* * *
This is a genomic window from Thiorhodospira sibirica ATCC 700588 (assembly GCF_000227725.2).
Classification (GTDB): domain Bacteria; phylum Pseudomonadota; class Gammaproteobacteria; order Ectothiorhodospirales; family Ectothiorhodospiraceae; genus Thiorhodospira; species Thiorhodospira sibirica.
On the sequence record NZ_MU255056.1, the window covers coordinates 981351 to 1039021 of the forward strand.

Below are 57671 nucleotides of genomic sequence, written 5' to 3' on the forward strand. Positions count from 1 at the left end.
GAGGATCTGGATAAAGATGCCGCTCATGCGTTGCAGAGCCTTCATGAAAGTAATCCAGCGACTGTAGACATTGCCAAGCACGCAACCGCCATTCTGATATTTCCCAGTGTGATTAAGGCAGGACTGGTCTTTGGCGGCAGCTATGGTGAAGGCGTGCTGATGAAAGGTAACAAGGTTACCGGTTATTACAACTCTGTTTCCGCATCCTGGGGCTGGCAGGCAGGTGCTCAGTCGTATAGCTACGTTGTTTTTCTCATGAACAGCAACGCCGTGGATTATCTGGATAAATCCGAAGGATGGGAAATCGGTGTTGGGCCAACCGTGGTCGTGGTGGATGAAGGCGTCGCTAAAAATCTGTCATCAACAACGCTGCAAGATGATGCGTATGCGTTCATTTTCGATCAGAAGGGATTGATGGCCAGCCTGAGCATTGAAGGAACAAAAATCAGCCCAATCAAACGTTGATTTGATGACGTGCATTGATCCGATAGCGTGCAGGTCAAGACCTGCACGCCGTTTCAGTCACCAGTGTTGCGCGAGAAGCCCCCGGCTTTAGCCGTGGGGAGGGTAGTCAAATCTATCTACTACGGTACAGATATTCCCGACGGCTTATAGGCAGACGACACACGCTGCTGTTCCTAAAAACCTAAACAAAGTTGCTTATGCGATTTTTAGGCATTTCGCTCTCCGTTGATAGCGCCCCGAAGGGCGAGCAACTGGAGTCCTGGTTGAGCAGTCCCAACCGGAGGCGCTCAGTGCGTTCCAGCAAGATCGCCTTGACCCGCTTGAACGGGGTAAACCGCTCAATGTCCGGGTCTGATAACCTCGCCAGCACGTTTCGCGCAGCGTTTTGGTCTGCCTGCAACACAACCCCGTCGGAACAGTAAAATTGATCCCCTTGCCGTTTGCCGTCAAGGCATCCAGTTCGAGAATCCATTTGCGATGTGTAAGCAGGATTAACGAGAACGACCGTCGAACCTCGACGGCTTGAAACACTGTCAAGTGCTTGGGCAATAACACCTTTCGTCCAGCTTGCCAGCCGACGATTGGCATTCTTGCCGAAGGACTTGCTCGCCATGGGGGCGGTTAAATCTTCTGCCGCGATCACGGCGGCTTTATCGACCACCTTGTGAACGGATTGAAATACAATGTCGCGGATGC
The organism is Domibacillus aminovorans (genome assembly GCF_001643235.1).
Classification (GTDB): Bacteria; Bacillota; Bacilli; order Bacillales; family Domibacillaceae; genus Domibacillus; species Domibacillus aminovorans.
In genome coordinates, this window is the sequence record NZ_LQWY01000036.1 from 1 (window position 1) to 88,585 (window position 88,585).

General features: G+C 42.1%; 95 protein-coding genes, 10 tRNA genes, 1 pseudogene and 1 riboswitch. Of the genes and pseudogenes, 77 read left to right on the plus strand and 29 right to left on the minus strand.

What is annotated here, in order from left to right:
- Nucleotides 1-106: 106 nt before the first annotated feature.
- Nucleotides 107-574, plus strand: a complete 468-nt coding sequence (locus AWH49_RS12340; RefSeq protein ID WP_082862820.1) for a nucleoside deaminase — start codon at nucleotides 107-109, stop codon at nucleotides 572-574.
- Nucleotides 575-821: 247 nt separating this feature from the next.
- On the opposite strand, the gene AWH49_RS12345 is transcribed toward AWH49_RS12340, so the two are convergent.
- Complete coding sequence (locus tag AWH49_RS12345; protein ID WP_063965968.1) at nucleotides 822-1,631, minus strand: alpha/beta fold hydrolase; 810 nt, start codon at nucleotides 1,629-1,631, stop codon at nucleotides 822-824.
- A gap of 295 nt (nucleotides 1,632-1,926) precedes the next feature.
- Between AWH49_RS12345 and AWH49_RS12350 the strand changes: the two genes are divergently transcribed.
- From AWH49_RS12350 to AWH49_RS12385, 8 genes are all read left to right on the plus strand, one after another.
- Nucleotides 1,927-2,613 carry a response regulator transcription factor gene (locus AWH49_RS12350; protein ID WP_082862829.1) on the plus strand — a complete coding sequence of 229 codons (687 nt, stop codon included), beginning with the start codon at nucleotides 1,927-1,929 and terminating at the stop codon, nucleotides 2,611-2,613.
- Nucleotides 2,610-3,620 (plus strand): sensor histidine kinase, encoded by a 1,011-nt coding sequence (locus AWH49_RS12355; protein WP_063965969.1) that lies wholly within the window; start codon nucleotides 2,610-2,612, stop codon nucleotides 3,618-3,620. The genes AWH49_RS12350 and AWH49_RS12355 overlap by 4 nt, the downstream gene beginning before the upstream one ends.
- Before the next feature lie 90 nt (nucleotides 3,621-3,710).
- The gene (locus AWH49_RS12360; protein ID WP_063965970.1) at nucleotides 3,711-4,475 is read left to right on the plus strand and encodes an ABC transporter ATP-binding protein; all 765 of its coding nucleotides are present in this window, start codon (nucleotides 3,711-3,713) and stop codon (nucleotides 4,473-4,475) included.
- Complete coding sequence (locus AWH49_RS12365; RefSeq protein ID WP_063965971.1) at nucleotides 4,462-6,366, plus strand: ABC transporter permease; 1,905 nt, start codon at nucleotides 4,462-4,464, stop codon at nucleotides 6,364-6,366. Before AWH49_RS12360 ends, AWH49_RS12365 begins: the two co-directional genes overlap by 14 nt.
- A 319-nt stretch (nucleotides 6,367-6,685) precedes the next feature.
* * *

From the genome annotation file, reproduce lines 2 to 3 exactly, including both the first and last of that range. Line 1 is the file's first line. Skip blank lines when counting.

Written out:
Classification (GTDB): domain Bacteria; phylum Pseudomonadota; class Gammaproteobacteria; order Ectothiorhodospirales; family Ectothiorhodospiraceae; genus Thiorhodospira; species Thiorhodospira sibirica.
On the sequence record NZ_MU255056.1, the window covers coordinates 981351 to 1039021 of the forward strand.